Robert Shull and Alysa Cayden, the forensic audit team at Midnight Sun Inc. (MSI), sat with Justin Planter, a regional sales manager at the solar power company, as he rolled his eyes and made condescending faces. MSI's procurement department forwarded Planter's travel and expense (T&E) reports to Cathy Francis, the human resources manager, after an employee noted that spending was not consistent with the company's T&E policy. Francis reviewed the reports and was concerned that there was a greater pattern of abuse, so she requested that Shull and Cayden examine his T&E reports.
Sitting next to Planter was his boss, Thomas Cooper, a veteran regional manager with more than 25 years of experience with MSI. During the interview, Planter admitted to purchasing a personal cell phone using his company credit card. In addition, he frequently used the card for alleged business meetings at establishments that bordered on adult entertainment. Much to his surprise, Planter's employment was subsequently terminated.
After the interview, Shull and Cayden felt something was amiss. Cooper approved all of Planter's T&E reports but was not suspicious of any of his spending. Also, they noticed that Cooper's statements were inconsistent, requiring him to revise them on several occasions.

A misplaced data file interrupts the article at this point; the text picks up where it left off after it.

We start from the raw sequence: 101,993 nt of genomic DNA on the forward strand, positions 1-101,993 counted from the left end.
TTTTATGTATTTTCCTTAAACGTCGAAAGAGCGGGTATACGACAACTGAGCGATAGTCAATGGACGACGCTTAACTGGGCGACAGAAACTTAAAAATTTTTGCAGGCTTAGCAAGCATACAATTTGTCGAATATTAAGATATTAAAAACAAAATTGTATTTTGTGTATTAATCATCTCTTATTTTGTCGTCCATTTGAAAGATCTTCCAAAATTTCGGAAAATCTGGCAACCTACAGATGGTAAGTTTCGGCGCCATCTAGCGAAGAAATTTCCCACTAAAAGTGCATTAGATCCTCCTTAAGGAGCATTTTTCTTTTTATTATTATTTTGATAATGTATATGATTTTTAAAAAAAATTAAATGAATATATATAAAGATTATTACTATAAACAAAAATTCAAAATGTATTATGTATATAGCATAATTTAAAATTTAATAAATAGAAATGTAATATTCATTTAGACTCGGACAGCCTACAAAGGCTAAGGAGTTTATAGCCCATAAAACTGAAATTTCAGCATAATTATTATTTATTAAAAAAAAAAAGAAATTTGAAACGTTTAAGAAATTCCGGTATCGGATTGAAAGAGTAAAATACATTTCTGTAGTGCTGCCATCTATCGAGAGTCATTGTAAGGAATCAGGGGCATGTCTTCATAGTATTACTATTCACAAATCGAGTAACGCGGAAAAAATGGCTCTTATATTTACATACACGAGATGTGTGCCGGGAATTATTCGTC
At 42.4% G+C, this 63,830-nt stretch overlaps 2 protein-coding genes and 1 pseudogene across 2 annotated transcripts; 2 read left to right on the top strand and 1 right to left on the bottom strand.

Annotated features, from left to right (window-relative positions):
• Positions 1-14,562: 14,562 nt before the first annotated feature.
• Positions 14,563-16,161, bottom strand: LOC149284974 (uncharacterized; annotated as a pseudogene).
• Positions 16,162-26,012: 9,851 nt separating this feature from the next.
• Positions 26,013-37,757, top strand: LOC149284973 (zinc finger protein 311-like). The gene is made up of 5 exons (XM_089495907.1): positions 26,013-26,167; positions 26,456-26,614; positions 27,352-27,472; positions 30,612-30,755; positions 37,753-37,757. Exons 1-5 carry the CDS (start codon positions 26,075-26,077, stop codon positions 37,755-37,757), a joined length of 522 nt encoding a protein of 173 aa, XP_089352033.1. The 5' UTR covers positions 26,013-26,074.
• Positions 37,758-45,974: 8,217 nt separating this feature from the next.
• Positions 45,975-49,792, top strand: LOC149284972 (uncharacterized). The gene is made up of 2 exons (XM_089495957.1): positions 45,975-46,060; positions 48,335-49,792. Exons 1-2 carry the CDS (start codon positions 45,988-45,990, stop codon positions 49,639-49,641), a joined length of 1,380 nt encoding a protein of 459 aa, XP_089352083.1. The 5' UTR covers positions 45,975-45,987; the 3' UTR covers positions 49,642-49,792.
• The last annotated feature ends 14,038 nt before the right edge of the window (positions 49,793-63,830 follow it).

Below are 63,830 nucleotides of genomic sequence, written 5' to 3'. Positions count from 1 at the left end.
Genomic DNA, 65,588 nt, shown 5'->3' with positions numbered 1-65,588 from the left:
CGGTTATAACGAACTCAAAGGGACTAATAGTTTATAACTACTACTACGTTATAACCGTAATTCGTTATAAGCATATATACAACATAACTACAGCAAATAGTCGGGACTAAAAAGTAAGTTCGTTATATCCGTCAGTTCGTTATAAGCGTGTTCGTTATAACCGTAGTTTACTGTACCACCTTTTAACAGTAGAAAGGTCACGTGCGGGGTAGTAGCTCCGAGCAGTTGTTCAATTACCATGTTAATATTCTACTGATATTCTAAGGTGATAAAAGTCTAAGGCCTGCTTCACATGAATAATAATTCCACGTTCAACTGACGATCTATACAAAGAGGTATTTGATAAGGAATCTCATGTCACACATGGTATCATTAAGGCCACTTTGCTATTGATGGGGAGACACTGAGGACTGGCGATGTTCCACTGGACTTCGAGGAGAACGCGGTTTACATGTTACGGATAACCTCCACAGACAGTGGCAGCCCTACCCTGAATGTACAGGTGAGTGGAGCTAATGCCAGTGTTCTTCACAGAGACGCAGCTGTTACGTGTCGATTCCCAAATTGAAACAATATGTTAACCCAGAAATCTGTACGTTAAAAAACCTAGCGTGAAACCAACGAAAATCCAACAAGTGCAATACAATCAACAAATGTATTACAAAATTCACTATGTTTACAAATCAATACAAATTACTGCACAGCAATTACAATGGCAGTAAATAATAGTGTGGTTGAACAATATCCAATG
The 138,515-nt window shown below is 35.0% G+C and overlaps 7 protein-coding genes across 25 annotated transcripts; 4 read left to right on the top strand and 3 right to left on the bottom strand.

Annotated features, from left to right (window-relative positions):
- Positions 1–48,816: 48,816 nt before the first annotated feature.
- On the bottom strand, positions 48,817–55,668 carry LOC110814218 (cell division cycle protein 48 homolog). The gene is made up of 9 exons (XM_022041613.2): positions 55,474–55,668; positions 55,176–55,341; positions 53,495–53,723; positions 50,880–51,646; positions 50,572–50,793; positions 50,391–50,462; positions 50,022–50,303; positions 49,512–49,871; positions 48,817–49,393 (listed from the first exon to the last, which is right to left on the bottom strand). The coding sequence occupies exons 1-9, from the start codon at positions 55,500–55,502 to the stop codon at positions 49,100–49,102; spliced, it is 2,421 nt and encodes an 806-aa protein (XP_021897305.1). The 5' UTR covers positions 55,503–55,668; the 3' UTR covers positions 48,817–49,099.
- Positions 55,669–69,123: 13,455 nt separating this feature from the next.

After his firing, Planter contacted MSI's CEO, James Spicolli, and explained how Cooper allowed his management team members to use their corporate credit cards to dine out, make personal purchases, and charge mileage for business travel despite being reimbursed through another program. Planter also claimed that Cooper attended many of the dinners and instructed him to pay the bill so that he could approve the expenditure, thus avoiding the scrutiny of Cooper's manager. He also alleged that Cooper coached him before the interview on what to say and promised that there would be no significant disciplinary action.
To review Planter's allegations, Shull and Cayden obtained all T&E reports for Cooper and his management team. Data analytics compared the company policy against spending. One area of focus was cash reimbursements for expenses below $25, the minimum amount requiring receipts to be submitted.
The results were shocking. Cooper's team members used their corporate credit cards for expenses well outside the T&E policy. Furthermore, Cooper approved every expense report submitted to him. They found numerous abuses of travel expenses:
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